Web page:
A young family moves into a historic home in Georgia, only to learn they are not the house's only inhabitants. Soon they find themselves in the presence of a secret rising from underground and threatening to bring down anyone in its path.
A young girl buys an antique box at a yard sale, unaware that inside the collectible lives a malicious ancient spirit. The girl's father teams with his ex-wife to find a way to end the curse upon their child.
Jeffrey Dean Morgan,
Anna Rydell returns home to her sister (and best friend) Alex after a stint in a mental hospital, though her recovery is jeopardized thanks to her cruel stepmother, aloof father, and the presence of a ghost in their home.
Building on the terror of The Haunting in Connecticut, this tale traces a young family's nightmarish descent into a centuries-old Southern hell. When Andy Wyrick moves his wife Lisa and daughter Heidi to a historic home in Georgia, they quickly discover they are not the house's only inhabitants. Joined by Lisa's free-spirited sister, Joyce, the family soon comes face-to-face with a mystery born of a deranged desire ... a haunting secret rising from underground and threatening to bring down anyone in its path. Written by
Sometimes decent but mostly bland and uninspired non sequel
For a standalone sequel The Haunting in Connecticut 2: Ghosts of Georgia could have been far more worse. The film had some freaky visuals, a few old-fashioned frights and decent enough acting and an appropriate atmosphere to fit the mold. I think the title should just be Ghosts of Georgia because the film has no relation to the first movie and it's not even based in Connecticut, it seems obvious that was a cash grab decision. This new story is purposively based on actual events about the Wyrick family and even has a made for TV. Reenactment film called A Haunting in Georgia, which I haven't seen but I'm interested now. The back-story on why this paranormal disturbance is happening was dealt with in a non hard-hitting way and wasn't effective. The story/script just has several gaps and flaws that holds the film back and wasn't genuine or believable.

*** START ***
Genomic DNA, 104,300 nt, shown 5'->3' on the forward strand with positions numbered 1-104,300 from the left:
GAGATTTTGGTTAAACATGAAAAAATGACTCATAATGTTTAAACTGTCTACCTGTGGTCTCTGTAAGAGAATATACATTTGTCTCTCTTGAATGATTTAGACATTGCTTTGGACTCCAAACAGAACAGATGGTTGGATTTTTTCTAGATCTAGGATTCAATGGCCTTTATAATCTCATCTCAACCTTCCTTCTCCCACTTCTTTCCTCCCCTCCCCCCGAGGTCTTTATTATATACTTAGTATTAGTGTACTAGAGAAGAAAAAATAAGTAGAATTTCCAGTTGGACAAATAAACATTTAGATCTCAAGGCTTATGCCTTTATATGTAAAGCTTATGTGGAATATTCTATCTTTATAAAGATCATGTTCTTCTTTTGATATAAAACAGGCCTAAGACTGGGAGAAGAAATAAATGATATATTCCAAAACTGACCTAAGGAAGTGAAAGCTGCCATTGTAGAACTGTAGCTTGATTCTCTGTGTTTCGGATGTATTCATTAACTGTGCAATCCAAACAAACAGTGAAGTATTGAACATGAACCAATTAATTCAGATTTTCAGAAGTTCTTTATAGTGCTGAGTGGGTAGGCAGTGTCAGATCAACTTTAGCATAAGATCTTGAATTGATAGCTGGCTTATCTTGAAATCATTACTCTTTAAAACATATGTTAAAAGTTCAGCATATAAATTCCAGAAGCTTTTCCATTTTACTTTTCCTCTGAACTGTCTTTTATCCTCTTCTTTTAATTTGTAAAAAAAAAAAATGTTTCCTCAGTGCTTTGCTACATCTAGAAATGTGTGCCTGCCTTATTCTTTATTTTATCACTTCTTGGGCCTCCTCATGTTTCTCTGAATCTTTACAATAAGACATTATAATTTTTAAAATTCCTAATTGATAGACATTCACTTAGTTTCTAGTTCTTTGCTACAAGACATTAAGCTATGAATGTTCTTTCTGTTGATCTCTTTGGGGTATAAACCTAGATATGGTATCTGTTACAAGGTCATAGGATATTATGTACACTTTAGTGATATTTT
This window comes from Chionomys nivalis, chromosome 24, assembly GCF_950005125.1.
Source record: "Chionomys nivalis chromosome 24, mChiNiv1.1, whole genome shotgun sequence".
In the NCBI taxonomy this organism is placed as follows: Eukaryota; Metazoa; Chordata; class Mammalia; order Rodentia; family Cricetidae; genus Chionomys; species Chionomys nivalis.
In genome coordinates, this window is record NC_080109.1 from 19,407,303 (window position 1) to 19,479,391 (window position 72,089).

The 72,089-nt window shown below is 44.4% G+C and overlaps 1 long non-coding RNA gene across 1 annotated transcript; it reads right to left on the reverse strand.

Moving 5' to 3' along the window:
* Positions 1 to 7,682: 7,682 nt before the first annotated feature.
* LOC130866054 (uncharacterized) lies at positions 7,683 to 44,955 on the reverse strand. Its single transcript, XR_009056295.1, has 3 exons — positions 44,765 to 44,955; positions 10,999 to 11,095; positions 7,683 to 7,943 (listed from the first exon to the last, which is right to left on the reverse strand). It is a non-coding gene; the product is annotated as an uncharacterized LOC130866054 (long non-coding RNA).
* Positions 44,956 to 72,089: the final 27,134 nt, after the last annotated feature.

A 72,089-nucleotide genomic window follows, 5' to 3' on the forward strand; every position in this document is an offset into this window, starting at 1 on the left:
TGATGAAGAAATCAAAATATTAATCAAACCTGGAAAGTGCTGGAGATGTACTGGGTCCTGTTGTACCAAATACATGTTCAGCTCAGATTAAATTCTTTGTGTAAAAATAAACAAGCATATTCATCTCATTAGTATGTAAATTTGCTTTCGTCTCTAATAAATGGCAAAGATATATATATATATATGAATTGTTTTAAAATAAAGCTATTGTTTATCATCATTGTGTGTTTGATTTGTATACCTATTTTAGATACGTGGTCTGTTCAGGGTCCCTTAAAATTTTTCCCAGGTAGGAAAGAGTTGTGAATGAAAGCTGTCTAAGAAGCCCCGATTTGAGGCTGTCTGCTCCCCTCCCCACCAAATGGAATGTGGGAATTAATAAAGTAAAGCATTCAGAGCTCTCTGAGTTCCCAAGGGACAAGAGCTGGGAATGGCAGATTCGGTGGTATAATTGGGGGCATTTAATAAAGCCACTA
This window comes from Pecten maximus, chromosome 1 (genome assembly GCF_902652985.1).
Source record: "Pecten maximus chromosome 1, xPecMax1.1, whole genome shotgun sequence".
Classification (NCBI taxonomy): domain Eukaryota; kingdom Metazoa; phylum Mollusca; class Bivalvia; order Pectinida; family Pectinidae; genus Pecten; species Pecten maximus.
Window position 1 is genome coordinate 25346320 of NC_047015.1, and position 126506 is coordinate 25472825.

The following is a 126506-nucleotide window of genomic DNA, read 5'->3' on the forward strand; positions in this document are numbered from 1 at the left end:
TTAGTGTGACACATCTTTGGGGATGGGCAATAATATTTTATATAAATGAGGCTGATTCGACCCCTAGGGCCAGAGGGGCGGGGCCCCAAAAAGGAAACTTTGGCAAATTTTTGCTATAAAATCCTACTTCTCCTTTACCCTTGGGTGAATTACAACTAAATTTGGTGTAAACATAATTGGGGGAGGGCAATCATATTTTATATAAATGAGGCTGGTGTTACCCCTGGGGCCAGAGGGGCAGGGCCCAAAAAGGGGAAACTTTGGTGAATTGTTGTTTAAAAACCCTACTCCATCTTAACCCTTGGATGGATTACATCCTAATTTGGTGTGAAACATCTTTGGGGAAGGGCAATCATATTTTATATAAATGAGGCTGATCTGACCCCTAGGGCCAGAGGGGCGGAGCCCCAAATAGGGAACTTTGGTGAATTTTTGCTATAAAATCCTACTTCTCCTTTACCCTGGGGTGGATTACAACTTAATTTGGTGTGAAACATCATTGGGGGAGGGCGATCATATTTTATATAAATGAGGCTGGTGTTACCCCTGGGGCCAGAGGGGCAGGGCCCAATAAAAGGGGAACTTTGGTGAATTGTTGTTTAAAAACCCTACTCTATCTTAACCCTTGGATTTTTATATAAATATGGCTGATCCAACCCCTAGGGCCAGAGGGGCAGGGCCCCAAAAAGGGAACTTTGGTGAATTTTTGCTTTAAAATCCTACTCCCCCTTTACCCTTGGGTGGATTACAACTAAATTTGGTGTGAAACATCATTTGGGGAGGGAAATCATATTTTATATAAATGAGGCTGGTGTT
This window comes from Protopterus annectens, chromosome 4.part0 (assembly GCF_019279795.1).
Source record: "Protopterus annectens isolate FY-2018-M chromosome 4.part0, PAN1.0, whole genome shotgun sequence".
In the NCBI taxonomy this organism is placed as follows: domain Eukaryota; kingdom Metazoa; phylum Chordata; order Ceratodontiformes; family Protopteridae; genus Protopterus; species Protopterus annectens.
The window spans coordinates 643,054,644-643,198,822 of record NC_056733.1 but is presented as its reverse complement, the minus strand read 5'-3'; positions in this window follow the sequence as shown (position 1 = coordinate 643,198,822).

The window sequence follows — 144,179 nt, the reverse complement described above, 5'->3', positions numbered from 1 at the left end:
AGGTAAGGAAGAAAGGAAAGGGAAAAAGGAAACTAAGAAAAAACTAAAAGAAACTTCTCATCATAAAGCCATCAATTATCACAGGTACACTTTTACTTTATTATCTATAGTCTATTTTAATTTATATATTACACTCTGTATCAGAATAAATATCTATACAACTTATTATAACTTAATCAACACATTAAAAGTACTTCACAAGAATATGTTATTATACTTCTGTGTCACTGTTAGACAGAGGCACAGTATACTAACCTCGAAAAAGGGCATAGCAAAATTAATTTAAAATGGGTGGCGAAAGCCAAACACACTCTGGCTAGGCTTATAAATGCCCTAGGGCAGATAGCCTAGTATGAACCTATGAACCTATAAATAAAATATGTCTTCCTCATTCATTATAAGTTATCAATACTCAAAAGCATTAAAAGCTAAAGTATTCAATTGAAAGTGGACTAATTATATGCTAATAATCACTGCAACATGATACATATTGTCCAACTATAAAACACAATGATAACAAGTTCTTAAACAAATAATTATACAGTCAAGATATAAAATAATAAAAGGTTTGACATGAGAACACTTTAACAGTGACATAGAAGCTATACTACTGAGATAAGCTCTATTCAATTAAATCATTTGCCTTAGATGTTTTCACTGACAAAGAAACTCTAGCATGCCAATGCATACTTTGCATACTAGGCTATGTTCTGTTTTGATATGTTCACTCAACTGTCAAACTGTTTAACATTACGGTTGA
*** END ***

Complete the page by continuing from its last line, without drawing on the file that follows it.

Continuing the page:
The performances were decent but not great. Abigail Spenser plays Lisa Wyrick, a mother and wife who is struggling with a passed down gift of seeing and speaking with the dead, her sister and daughter also seem to have this suppose gift. Abigail was the highlight of this lackluster horror film and carries most of the weight and but the script limited her performance. Chad Michael Murray plays the father Andy Wyrick and gives a pretty bland performance and doesn't have much of a part. Katee Sackhoff from Battlestar Galactica fame plays the sister of Lisa, Joyce Wyrick, who also has the gift of seeing the dead. Katee gives a lively performance but like Chad's character there wasn't much to her role even though she has one of the more memorable moments in the film, which involve needle threads coming out of her mouth. Emily Alyn Lind plays Heidi Wyrick the young daughter of Lisa Wyrick, who starts to show signs of contacting the dead. She surprisingly holds her own as she plays one of the key roles in the film. All in all the performances were OK but their script lacked depth and charisma.
Director, Tom Elkins who is also the editor of this film and the first one, as well as the editor of a couple of other horror films, most notably the superior sequel to White Noise, White Noise 2: The Light. Tom seems like a gifted editor, but as a first time Director he has some learning to do as this horror film looks like it should be on ABC family. The just wasn't a solid direction to this film; its subject matter should have been more powerful. Writer David Coggeshall has only written for television shows before like the short lived Watch Over Me series. The elements of a good ghost story is there because of the true story aspect of the film, but David Coggeshall didn't put it into good use and created something uninspired and vague.
Overall, forget about the beginning of the movie's title and just go with Ghosts of Georgia because it's not a sequel to The Haunting in Connecticut, it's a completely different story. It was neat at the end credits to see a picture of the actual family on which this film is based on. Their true story is probably far more interesting and terrifying than the actual film being presented. The film had tiny moments of creepiness and intrigue with grotesque imagery but the pacing was slow, it was scare free for the most part, didn't take advantage of the back-story and was mostly an unoriginal affair. An unnecessary and pointless sequel that isn't really a sequel.
23 of 36 people found this review helpful.
Was this review helpful to you?